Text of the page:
Reports of failing MacBook Pros have been flooding in since 2013, with many owners of 2011 models with AMD graphics suffering from system crashes and hardware problems that have been described as "critical". After a long wait, Apple finally announced a repair programme, and we've got all the details here. For coverage of similar programmes covering MacBooks and other Apple products, read our guide to Apple product recalls & free repair programmes.

Apple's MacBook Pro repair programme

On 19 February 2015 Apple announced a repair program for some MacBook Pro models suffering from the graphics issues we've described in this article.

It's not officially a replacement program, but instead is titled "MacBook Pro Repair Extension Program for Video Issues."

On its support page, Apple reveals it has determined "that a small percentage of MacBook Pro systems may exhibit distorted video, no video or unexpected system restarts".

The specific symptoms described by Apple include distorted or scrambled video on the computer screen, no video on the computer screen (or external display) even though the computer is on, and the computer restarts unexpectedly.

How to find out if your MacBook is eligible

In May 2017 Apple announced that it is reducing the range of models eligible for a repair. So if you still haven't done so, visit the site as soon as possible and check if you qualify. 

The products initially mentioned were the 15in and 17in MacBook Pro models manufactured in 2011, and 15in MacBook Pro with Retina models manufactured from Mid 2012 to Early 2013.

But after the programme had been running for more than two years, the company stated: "The following models are no longer eligible for this program: MacBook Pro (15-inch, Early 2011), MacBook Pro (15-inch, Late 2011), MacBook Pro (17-inch, Early 2011) and MacBook Pro (17-inch, Late 2011)."

Which means that only the MacBook Pro (Retina, 15-inch, Mid 2012) and MacBook Pro (Retina, 15 inch, Early 2013) are now eligible.

Here's how to find out what model of Mac you've got; if your Mac is out of action thanks to the graphics issue, you may find it easier to type in your serial number here.

How to get your MacBook Pro repaired

If your Mac is eligible, you'll now need to back up your MacBook Pro, and then bring it to an Apple Retail Store or Apple Authorised Service Provider (find out how to make an appointment at the Apple Store here). An Apple technician will then run a diagnostic test to verify eligibility, and let you know how long it'll take to repair.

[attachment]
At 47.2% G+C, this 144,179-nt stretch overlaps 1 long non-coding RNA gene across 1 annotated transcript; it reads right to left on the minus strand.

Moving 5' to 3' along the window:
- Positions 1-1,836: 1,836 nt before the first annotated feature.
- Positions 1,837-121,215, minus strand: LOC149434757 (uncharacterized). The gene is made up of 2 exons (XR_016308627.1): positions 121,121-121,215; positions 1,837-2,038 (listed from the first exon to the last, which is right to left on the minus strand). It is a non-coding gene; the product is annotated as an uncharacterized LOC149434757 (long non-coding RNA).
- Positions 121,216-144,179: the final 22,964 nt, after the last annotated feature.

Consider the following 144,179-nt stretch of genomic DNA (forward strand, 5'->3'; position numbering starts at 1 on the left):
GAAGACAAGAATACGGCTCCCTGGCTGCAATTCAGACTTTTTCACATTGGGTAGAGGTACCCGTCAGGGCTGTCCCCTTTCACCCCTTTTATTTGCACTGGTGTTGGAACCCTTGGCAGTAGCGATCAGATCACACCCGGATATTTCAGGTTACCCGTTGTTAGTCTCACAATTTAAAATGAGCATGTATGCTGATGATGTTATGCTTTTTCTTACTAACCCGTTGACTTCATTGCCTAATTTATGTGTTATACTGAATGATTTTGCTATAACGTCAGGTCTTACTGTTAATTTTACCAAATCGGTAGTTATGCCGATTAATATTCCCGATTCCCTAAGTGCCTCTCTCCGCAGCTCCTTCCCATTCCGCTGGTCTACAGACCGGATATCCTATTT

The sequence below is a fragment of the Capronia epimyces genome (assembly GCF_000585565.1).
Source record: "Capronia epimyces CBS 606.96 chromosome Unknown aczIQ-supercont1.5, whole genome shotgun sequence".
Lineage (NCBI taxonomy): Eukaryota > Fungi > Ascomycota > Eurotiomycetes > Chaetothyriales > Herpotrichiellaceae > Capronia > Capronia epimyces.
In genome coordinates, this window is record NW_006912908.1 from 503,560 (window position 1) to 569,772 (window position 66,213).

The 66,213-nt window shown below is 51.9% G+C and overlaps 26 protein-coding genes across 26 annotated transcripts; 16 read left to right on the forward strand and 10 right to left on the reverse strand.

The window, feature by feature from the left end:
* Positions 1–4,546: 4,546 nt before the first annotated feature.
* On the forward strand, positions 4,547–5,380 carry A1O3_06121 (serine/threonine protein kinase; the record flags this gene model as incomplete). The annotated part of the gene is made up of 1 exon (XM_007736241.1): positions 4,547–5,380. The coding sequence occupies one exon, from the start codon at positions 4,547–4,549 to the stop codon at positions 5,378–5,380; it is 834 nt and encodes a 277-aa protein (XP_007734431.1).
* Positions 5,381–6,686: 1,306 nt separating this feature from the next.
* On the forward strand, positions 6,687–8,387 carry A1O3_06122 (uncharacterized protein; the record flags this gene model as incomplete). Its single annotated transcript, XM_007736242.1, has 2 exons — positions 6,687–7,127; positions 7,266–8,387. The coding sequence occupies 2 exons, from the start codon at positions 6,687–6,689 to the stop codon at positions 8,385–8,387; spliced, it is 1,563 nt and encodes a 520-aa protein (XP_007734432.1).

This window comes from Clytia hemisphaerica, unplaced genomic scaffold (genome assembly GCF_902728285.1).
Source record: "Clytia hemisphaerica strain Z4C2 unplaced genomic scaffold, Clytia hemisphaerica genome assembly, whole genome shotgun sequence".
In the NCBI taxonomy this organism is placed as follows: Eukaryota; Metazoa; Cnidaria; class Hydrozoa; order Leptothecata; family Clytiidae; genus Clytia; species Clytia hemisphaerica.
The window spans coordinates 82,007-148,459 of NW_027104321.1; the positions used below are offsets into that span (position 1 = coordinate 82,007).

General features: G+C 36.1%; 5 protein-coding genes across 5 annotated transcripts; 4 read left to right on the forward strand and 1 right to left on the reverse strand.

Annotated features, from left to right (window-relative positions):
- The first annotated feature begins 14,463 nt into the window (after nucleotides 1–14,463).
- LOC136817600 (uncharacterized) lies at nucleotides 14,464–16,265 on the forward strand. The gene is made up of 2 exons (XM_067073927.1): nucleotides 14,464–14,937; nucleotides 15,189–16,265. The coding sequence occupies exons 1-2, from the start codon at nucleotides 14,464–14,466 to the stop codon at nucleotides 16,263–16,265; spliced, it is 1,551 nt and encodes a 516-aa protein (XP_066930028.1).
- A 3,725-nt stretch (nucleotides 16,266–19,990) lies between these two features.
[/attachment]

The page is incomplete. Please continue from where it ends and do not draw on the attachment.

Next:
Note, however, that if there is other damage to your MacBook Pro that "prevents the repair" such as a cracked screen, they'll charge you for the replacement of that. Aside from that, though, the repair program is completely free (and so it should be!).

You'll be notified when your MacBook Pro has been fixed and is ready to be collected, and fingers crossed the issue will have been resolved.

The repair program kicks off in the US and Canada on 20 February, and in other countries from 27 February, and will run until 27 February 2016 or three years from its original date of sale, whichever of those provides longer coverage.

Since first publishing this story, we've had more than 750 readers get in touch to let us know that they're experiencing the same issue. The huge thread on Apple's Support Communities has now been viewed more than 4 million times and has more than 12,100 replies.

In August 2014, a petition that started last year urging Apple to recall the affected MacBook Pro laptops to fix the problem passed the 10,000-signature mark, and in October 2014 it soared past the 20,000 supporters mark, and it reached a total of 38,205 before Apple finally addressed the issue.

It may in part also be due to the class action lawsuit Apple was hit with in October in a California court. 

The lawsuit claims that the defect in the 2011 MacBook Pro comes from the lead-free solder that's used to connect one of the processing chips to the main circuit board in the computer. According to the complaint, the frequent changes in temperature that occur while using the MacBook Pro cause the lead-free solder to crack, which in turn causes the graphics issues as described above.

A very similar lawsuit was been filed in Canada, against Apple Canada.

The problem, which first emerged in February 2013, escalated throughout 2014 as more and more owners of the affected models began to experience issues. While playing games, watching HD video or performing another graphics-intensive task, users have witnessed their displays distorting, or sometimes going completely blank. Rebooting the machine temporarily resolves the issue, but it almost always returns.

Eventually, many users found that their MacBook boots to a blue or grey screen. Currently, the only permanent resolution is to get a replacement logic board, but that can prove quite costly without Apple Care. It's believed that overheating is to blame for the issue.

Some of the readers who've been in touch have said that Apple has replaced their 2011 MacBook Pro's logic board thanks to Apple Care, with some customers even claiming to have had their logic board replaced multiple times.

In the past, Apple has offered replacement hard drives for iMacs containing 1TB Seagate hard drives that have been known to fail, replacement MagSafe adapters, iBook logic board replacements back in 2004, and, most recently, a MacBook Air flash storage drive replacement programme for June 2012 to June 2013 models.

Concerned owners of afflicted MacBooks have set up a Facebook page and a petition.

Are you a MacBook Pro owner experiencing the issue? Let us know in the comments section below.